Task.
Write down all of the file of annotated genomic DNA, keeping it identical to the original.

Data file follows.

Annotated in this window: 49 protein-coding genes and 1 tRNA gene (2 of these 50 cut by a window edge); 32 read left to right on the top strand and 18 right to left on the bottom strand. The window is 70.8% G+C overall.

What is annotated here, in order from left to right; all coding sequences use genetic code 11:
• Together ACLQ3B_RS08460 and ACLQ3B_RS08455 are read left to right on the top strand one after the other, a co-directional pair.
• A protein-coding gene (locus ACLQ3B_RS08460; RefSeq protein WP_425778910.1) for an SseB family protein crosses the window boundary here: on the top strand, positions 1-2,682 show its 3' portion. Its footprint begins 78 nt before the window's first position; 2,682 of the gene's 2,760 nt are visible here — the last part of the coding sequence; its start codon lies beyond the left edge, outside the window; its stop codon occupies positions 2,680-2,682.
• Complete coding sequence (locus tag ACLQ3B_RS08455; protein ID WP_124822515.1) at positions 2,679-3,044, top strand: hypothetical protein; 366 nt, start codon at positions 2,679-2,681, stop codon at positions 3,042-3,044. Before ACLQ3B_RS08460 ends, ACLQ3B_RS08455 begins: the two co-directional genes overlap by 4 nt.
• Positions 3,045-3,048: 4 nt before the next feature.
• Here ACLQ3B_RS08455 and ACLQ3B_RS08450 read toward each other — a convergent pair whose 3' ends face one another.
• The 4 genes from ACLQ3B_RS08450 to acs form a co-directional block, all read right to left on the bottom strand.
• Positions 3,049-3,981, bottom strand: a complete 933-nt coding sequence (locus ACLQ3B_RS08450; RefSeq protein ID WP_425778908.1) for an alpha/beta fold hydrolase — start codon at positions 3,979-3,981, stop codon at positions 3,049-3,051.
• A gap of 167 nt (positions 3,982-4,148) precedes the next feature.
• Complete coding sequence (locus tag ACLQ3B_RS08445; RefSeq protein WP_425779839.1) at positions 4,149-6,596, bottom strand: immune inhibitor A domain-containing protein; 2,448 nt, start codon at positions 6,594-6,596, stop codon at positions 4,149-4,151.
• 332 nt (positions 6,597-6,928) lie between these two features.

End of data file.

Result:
Annotated in this window: 49 protein-coding genes and 1 tRNA gene (2 of these 50 cut by a window edge); 32 read left to right on the top strand and 18 right to left on the bottom strand. The window is 70.8% G+C overall.

What is annotated here, in order from left to right; all coding sequences use genetic code 11:
• Together ACLQ3B_RS08460 and ACLQ3B_RS08455 are read left to right on the top strand one after the other, a co-directional pair.
• A protein-coding gene (locus ACLQ3B_RS08460; RefSeq protein WP_425778910.1) for an SseB family protein crosses the window boundary here: on the top strand, positions 1-2,682 show its 3' portion. Its footprint begins 78 nt before the window's first position; 2,682 of the gene's 2,760 nt are visible here — the last part of the coding sequence; its start codon lies beyond the left edge, outside the window; its stop codon occupies positions 2,680-2,682.
• Complete coding sequence (locus tag ACLQ3B_RS08455; protein ID WP_124822515.1) at positions 2,679-3,044, top strand: hypothetical protein; 366 nt, start codon at positions 2,679-2,681, stop codon at positions 3,042-3,044. Before ACLQ3B_RS08460 ends, ACLQ3B_RS08455 begins: the two co-directional genes overlap by 4 nt.
• Positions 3,045-3,048: 4 nt before the next feature.
• Here ACLQ3B_RS08455 and ACLQ3B_RS08450 read toward each other — a convergent pair whose 3' ends face one another.
• The 4 genes from ACLQ3B_RS08450 to acs form a co-directional block, all read right to left on the bottom strand.
• Positions 3,049-3,981, bottom strand: a complete 933-nt coding sequence (locus ACLQ3B_RS08450; RefSeq protein ID WP_425778908.1) for an alpha/beta fold hydrolase — start codon at positions 3,979-3,981, stop codon at positions 3,049-3,051.
• A gap of 167 nt (positions 3,982-4,148) precedes the next feature.
• Complete coding sequence (locus tag ACLQ3B_RS08445; RefSeq protein WP_425779839.1) at positions 4,149-6,596, bottom strand: immune inhibitor A domain-containing protein; 2,448 nt, start codon at positions 6,594-6,596, stop codon at positions 4,149-4,151.
• 332 nt (positions 6,597-6,928) lie between these two features.